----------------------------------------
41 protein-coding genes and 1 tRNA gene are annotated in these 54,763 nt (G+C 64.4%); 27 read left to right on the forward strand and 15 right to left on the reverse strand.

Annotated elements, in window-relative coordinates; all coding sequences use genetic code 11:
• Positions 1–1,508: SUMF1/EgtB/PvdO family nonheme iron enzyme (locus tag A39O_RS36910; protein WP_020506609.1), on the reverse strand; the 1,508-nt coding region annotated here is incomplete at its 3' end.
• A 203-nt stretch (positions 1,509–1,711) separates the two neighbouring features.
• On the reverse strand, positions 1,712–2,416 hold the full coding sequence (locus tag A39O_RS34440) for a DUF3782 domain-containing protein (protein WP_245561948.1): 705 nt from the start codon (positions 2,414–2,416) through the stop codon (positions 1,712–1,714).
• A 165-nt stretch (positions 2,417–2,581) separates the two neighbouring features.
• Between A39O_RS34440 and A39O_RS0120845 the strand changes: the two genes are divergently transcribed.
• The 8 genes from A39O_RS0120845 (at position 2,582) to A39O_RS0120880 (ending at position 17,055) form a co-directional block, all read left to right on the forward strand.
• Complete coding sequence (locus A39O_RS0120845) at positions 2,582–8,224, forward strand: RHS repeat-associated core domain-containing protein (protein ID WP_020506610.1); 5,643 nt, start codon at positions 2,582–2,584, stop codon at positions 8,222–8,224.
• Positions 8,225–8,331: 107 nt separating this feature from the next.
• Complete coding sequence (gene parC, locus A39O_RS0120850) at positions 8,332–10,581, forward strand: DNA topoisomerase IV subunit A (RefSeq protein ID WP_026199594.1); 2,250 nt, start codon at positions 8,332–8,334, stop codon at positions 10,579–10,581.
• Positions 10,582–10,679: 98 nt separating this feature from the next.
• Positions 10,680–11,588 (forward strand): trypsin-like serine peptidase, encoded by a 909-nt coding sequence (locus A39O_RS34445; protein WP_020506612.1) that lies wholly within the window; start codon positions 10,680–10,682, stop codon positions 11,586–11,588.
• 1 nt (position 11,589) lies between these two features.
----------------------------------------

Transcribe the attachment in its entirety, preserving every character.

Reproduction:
41 protein-coding genes and 1 tRNA gene are annotated in these 54,763 nt (G+C 64.4%); 27 read left to right on the forward strand and 15 right to left on the reverse strand.

Annotated elements, in window-relative coordinates; all coding sequences use genetic code 11:
• Positions 1–1,508: SUMF1/EgtB/PvdO family nonheme iron enzyme (locus tag A39O_RS36910; protein WP_020506609.1), on the reverse strand; the 1,508-nt coding region annotated here is incomplete at its 3' end.
• A 203-nt stretch (positions 1,509–1,711) separates the two neighbouring features.
• On the reverse strand, positions 1,712–2,416 hold the full coding sequence (locus tag A39O_RS34440) for a DUF3782 domain-containing protein (protein WP_245561948.1): 705 nt from the start codon (positions 2,414–2,416) through the stop codon (positions 1,712–1,714).
• A 165-nt stretch (positions 2,417–2,581) separates the two neighbouring features.
• Between A39O_RS34440 and A39O_RS0120845 the strand changes: the two genes are divergently transcribed.
• The 8 genes from A39O_RS0120845 (at position 2,582) to A39O_RS0120880 (ending at position 17,055) form a co-directional block, all read left to right on the forward strand.
• Complete coding sequence (locus A39O_RS0120845) at positions 2,582–8,224, forward strand: RHS repeat-associated core domain-containing protein (protein ID WP_020506610.1); 5,643 nt, start codon at positions 2,582–2,584, stop codon at positions 8,222–8,224.
• Positions 8,225–8,331: 107 nt separating this feature from the next.
• Complete coding sequence (gene parC, locus A39O_RS0120850) at positions 8,332–10,581, forward strand: DNA topoisomerase IV subunit A (RefSeq protein ID WP_026199594.1); 2,250 nt, start codon at positions 8,332–8,334, stop codon at positions 10,579–10,581.
• Positions 10,582–10,679: 98 nt separating this feature from the next.
• Positions 10,680–11,588 (forward strand): trypsin-like serine peptidase, encoded by a 909-nt coding sequence (locus A39O_RS34445; protein WP_020506612.1) that lies wholly within the window; start codon positions 10,680–10,682, stop codon positions 11,586–11,588.
• 1 nt (position 11,589) lies between these two features.